After all these years, I see that I was mistaken about Eve in the beginning; it is better to live outside the Garden with her than inside it without her.
~Mark Twain

Contrary to the usual, I will make a comment or so about my world. This past weekend, our ever comely daughter was betrothed to her long time mate near a cabin in a tranquil alpine meadow. The young groom was handsome no denying that — but that once girl was a ravishing, resplendent bride handling all with winsome white grace. No doubt I am partial, yet she was still flat stunning.

Families and singles of all ilks, kinds and ages (including our divine year old grandchild) trekked up the mountain, donned in their finest, milling about and conversing often with elbows cocked and drink in hand. My oldest son presided over a solemn, yet joyful, ceremony which united the two. Well, they were already connubial partners of sorts, so my middle son offered a prayer. Faces beamed with pride in the crowd. As the wedding party gathered near twilight, does and fawns even flocked to frolic and forage in nearby fields, intrigued by the evening’s happenings.

Pastoral, idyllic…and then the reception began.

Given that American Pikas (Ochotona princeps), closely related to rabbits and hares, are one of the more common species inhabiting the talus fields of the Rockies, and since last night’s committee meeting chat turned to rabbits, coniglio alla cacciatora came to mind. Densely furred, minute pikas have curious vegetal gathering techniques, devoting a sizeable portion of every day to garnering grasses, leaves, flowers, thistles, and the like. They maniacally dash out into their talus fields and gather mouthfuls of vegetation and pile it into tiny little hay bales to dry in the sun. Once dried, they bring it into their underground burrows for storage and eats during the lengthy alpine winter seasons.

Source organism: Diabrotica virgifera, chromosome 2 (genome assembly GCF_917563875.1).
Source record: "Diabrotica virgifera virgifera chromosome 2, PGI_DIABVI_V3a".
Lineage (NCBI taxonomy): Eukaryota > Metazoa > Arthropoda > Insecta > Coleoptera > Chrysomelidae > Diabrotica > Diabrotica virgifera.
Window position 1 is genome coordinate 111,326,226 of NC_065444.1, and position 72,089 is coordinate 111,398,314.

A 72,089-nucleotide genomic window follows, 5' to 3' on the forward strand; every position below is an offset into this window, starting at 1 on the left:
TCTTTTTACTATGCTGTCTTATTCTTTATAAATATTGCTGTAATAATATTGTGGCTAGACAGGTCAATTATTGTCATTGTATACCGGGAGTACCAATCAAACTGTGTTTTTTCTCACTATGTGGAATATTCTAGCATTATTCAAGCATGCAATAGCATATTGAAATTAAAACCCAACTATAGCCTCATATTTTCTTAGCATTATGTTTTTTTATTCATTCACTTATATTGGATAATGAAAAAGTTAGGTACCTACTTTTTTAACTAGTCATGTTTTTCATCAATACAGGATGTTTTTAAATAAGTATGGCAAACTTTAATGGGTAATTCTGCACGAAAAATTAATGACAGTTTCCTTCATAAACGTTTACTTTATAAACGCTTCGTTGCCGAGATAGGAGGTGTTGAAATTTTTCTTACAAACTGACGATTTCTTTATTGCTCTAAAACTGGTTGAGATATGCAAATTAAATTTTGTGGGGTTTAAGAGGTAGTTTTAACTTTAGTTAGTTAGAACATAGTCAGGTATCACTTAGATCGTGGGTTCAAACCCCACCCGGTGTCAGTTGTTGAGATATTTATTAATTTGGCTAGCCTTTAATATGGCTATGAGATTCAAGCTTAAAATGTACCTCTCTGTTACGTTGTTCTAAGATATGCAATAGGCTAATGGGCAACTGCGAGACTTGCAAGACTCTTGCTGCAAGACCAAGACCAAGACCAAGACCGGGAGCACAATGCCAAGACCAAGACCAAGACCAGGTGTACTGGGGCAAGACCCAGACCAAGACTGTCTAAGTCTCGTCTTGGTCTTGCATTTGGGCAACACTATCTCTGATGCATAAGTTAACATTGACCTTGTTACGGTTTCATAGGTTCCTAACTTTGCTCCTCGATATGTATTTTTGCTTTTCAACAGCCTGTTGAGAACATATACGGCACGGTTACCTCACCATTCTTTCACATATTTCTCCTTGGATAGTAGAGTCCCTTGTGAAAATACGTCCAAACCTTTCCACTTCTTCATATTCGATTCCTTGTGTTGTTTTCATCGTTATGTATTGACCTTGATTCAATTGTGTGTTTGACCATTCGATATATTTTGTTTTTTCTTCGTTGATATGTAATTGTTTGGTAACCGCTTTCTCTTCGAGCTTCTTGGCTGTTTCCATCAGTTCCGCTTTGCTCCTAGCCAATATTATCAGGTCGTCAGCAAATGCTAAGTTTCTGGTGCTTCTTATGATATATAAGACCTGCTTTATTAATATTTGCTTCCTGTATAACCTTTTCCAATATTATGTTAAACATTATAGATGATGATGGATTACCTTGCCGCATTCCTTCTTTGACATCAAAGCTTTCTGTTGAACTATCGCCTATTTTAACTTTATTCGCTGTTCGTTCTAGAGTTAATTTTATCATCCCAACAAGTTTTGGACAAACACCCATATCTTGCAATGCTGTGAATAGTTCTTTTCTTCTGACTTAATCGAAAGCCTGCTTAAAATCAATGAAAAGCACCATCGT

(This rabbit chatter is not meant to foment any immediate procreative notions, you two.)

CONIGLIO ALLA CACCIATORA (RABBIT CACCIATORE)

8 T extra virgin olive oil, divided
1 lb crimini and/or shiitake mushrooms, trimmed and quartered
3-4 plump, fresh garlic cloves, peeled and gently smashed

1 medium yellow onion, peeled and thinly sliced
1 celery stalk, thinly julienned
1 medium carrot, thinly julienned

1 – 3 to 3 1/2 lb rabbit, cut into 8 pieces
Sea salt and freshly ground black pepper

1 C dry white wine
1/2 C fine tomato purée or seeded fresh heirloom purée
1/2 C chicken broth
1 T red wine vinegar
1 bouquet garni of fresh rosemary, oregano, and thyme sprigs

Chopped flat leaf parsley or basil chiffonade

If shiitakes are used, they will need to be stemmed and sliced. In a large heavy skillet, heat 3 tablespoons olive oil and smashed garlic over medium high heat. Once simmering add mushrooms, remove and discard the mushrooms then cook, stirring sometimes, until mushrooms are lightly browned and tender, about 5 minutes. Remove from heat and set aside in a bowl.

In a large deep heavy skillet or heavy Dutch oven, heat remaining 3 tablespoons oil over medium high heat. Add onion, carrot and celery and cook, stirring occassionally, until vegetables are softened, about 7 minutes. Remove from heat and set aside in a bowl. Discard garlics and wipe out the skillet or Dutch oven.

Season rabbit pieces with salt and pepper. Add more olive oil until heated to a simmer, add rabbit pieces and cook in batches, turning pieces several times until lightly browned, about 4-5 minutes per side. Set rabbit pieces aside and lightly tent.

Add reserved mushrooms to the pan, and then add the wine. Increase heat to high and cook until liquid is reduced some, about 10-12 minutes. Add tomato purée and stir to combine. Add the broth, red wine vinegar, reserved vegetables, rabbit, bouquet garni and salt and pepper to taste. Reduce heat to medium-medium low and briskly simmer, covered, stirring occasionally. Cook until rabbit is very tender, about 30 minutes. If necessary, remove the rabbit to a lightly tented platter or dish and increase heat the thicken the sauce.

Serve the rabbit on a festive platter or in separate shallow soup bowls over fresh pasta, then top with the sauce and finish with chopped parsley or basil chiffonade.

Pourboire: Some call for dredging the meat in seasoned flour (salt, pepper, paprika) before browning and braising. As usual, if rabbit does not suit your palate you can easily substitute a free range chicken.